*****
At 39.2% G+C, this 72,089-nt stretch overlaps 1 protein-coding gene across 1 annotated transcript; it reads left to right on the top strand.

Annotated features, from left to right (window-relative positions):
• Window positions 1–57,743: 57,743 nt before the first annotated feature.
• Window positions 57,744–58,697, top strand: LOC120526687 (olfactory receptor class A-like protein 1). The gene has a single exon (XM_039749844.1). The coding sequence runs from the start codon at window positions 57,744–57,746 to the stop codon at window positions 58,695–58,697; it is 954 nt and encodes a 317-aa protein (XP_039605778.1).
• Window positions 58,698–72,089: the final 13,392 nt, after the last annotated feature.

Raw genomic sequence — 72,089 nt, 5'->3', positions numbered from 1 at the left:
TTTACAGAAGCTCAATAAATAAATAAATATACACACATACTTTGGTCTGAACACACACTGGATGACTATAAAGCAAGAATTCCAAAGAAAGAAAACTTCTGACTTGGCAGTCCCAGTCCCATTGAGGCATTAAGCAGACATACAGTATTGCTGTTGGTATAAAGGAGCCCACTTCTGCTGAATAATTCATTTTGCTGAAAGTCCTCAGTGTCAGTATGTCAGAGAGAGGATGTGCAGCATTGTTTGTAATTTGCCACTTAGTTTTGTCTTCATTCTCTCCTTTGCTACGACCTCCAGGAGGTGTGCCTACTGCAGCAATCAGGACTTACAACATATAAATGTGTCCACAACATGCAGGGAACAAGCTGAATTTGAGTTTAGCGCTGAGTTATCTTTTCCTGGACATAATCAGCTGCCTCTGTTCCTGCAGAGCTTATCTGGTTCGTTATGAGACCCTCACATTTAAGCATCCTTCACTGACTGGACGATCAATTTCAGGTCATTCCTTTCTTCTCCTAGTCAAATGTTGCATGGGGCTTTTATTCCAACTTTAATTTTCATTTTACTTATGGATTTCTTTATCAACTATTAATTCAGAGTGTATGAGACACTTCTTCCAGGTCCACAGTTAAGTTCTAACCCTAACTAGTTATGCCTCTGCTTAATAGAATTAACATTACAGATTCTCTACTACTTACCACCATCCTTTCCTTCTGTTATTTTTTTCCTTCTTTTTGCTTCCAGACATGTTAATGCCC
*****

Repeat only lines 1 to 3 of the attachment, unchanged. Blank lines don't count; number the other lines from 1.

At 39.2% G+C, this 72,089-nt stretch overlaps 1 protein-coding gene across 1 annotated transcript; it reads left to right on the top strand.

Annotated features, from left to right (window-relative positions):
• Window positions 1–57,743: 57,743 nt before the first annotated feature.